||This article's lead section may not adequately summarize key points of its contents. (February 2016)|
Promotional film poster
|Directed by||J. T. Petty|
|Produced by||Peter Block
|Written by||J. T. Petty|
Sean Patrick Thomas
|Music by||Joseph LoDuca|
|Edited by||Andy Grieve
Blue Star Pictures
The year is 1879, and beyond the fringes of civilization a handful of pioneers maintain settlements while exploring the unknown territories. One night, under the shimmering Western stars, a family from one of these settlements is brutally dragged into darkness by a group of unknown invaders. At first the kidnappers are thought to be hostile Native Americans, and a posse forms to bring the family back home safely. Venturing out into the unmapped territories is an Irish immigrant desperate to find his lost love, a naïve teen eager to prove his worth, a former slave seeking his fortune, and a hardened pair of battle-weary Indian fighters. But nature's wrath and the tomahawks of hostile tribes are not the only threats that this group will be forced to confront, because as the bodies begin to multiply and the truth about the abductors gradually emerges, these rescuers will find out that there are forces in this world that cannot be described in human terms—and that seem to have motivations beyond our comprehension.
A species, called "Burrowers" by the Natives, used to subsist on buffalo. When white settlers depleted the buffalo, the species began to survive on human meat - first hunting nearby Indians and later the settlers. One tribe in particular, the Ute, have experience in combating the hunter-species. The "Burrowers" first lace their victims by cutting them and drugging them with a toxin. The victim is then buried alive and eaten only after decomposition has begun. By the time the film's protagonists meet up with the Ute their numbers are severely depleted, but the Ute method of drugging someone already infected with "Burrower" toxin proves effective. When the "Burrowers" go to eat the twice drugged victim they themselves fall asleep and are vulnerable, especially to the rays of the sun, which are the only apparent thing that can kill them. However, the surviving member of the posse, the Irishman Coffey, is unable to discover exactly what the Ute used to drug the "Burrowers", as most of the remaining Ute are executed by the overzealous Cavalry. The film ends with the suggestion that the "Burrower" attacks will continue. In addition to the environmental message about changing ecosystems, the film assesses prevailing attitudes towards Blacks and Natives amongst the settlers in the West, with special focus on the brutality of the US cavalry.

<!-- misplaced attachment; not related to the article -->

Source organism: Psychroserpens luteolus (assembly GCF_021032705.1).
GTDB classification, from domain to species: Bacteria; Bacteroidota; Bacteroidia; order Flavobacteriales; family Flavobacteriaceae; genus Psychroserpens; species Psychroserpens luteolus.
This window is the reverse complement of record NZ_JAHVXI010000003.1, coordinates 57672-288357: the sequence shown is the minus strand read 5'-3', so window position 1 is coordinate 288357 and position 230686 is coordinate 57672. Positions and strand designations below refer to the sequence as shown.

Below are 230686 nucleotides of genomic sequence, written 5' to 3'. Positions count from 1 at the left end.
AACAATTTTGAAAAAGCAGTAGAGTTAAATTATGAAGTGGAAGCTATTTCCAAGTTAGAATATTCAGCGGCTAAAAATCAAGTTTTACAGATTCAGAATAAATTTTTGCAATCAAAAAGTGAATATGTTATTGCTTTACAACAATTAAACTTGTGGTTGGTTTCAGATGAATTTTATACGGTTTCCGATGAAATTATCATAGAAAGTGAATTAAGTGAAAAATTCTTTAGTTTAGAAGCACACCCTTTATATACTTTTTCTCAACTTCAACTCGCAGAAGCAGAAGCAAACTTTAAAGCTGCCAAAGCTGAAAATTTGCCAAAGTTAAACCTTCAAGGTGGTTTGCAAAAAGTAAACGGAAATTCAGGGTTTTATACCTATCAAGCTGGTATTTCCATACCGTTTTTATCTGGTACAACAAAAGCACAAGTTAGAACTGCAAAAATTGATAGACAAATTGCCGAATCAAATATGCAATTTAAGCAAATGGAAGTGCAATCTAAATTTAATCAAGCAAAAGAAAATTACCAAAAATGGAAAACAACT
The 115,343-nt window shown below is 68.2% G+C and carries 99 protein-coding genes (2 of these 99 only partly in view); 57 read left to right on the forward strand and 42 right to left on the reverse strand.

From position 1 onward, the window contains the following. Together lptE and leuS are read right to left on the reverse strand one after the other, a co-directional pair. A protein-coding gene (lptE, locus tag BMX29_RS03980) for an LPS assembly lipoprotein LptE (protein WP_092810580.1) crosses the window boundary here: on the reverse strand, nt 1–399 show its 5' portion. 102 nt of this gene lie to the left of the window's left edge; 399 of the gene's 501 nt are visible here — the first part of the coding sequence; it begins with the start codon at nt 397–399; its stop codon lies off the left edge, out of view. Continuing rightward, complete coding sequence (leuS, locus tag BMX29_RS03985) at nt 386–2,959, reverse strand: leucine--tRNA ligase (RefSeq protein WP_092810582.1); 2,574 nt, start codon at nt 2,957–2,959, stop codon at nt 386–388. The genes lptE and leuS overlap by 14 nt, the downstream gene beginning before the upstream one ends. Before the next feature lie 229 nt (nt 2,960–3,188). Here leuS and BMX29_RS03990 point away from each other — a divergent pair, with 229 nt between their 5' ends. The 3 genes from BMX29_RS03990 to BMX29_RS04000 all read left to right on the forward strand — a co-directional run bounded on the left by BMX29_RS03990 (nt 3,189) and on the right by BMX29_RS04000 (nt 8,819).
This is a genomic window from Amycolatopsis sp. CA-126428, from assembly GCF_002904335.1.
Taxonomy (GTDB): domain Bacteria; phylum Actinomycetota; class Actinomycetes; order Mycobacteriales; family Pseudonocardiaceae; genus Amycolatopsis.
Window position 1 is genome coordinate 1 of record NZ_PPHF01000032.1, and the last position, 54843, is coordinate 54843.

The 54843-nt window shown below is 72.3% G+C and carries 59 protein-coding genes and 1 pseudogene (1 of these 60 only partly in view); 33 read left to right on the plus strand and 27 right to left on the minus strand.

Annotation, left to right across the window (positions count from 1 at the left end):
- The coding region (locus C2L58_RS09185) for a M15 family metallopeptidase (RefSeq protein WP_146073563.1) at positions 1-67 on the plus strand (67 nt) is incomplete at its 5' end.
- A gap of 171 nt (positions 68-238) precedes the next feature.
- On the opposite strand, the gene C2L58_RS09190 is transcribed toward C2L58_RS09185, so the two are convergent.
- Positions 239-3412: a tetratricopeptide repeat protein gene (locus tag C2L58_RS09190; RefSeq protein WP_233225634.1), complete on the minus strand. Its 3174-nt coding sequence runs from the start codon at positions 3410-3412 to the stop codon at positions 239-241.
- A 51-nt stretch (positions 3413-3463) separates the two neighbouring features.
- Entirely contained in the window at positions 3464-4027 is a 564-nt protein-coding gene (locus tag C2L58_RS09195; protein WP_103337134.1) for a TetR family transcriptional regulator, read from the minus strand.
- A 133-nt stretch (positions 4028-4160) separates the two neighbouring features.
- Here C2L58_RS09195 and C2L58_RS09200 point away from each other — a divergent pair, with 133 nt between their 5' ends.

- Clancy Brown as John Clay
- William Mapother as William Parcher
- Laura Leighton as Gertrude Spacks
- Alexandra Edmo as Faith
- Sean Patrick Thomas as Walnut Callaghan
- Doug Hutchison as Henry Victor
- Tatanka Means as Tall Ute
- Anthony Parker as Ten Bear
- Karl Geary as Fergus Coffey
- Galen Hutchison as Dobie Spacks
- David Mindhunter as Dull Kinfe
- Jocelin Donahue as Maryanne Stewart
|This section requires expansion. (December 2014)|
The film currently holds a 70% "fresh" rating on Rotten Tomatoes, a rating of 4/5 from Horror Hound Magazine, a rating of 5.8/10 on imdb, and one positive review from Eric D. Snider, of Film.com, who said "Suffice it to say that the film, a very accomplished effort by up-and-coming horror maker J.T. Petty (watch his S&Man if you can find it), is suitably creepy and exhilarating once it gets past its slow start. It's also an impressive mixture of the Western and horror genres, something that has rarely been done at all, let alone this well."
- The Burrowers World Premiere Exclusively Free on Fearnet.com
- "The Burrowers - Box Office Data, DVD Sales, Movie News, Cast Information". The Numbers. 2009-04-21. Retrieved 2012-07-05.
- The Burrowers at Rotten Tomatoes
- "The Burrowers DVD Review". Horrorhound.com. Retrieved 2012-07-05.
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